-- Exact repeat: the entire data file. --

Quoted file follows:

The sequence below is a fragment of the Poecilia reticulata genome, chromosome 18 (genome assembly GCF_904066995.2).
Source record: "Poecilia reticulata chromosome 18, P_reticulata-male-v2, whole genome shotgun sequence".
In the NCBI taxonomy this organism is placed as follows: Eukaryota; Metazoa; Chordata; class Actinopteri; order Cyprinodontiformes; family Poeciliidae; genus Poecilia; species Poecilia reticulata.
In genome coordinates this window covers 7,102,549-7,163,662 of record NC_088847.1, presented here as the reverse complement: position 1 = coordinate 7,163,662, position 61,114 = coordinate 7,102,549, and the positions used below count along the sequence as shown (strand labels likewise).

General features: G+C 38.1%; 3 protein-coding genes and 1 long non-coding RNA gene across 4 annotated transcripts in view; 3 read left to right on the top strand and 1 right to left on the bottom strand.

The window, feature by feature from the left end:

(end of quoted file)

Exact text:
The sequence below is a fragment of the Poecilia reticulata genome, chromosome 18 (genome assembly GCF_904066995.2).
Source record: "Poecilia reticulata chromosome 18, P_reticulata-male-v2, whole genome shotgun sequence".
In the NCBI taxonomy this organism is placed as follows: Eukaryota; Metazoa; Chordata; class Actinopteri; order Cyprinodontiformes; family Poeciliidae; genus Poecilia; species Poecilia reticulata.
In genome coordinates this window covers 7,102,549-7,163,662 of record NC_088847.1, presented here as the reverse complement: position 1 = coordinate 7,163,662, position 61,114 = coordinate 7,102,549, and the positions used below count along the sequence as shown (strand labels likewise).

General features: G+C 38.1%; 3 protein-coding genes and 1 long non-coding RNA gene across 4 annotated transcripts in view; 3 read left to right on the top strand and 1 right to left on the bottom strand.

The window, feature by feature from the left end: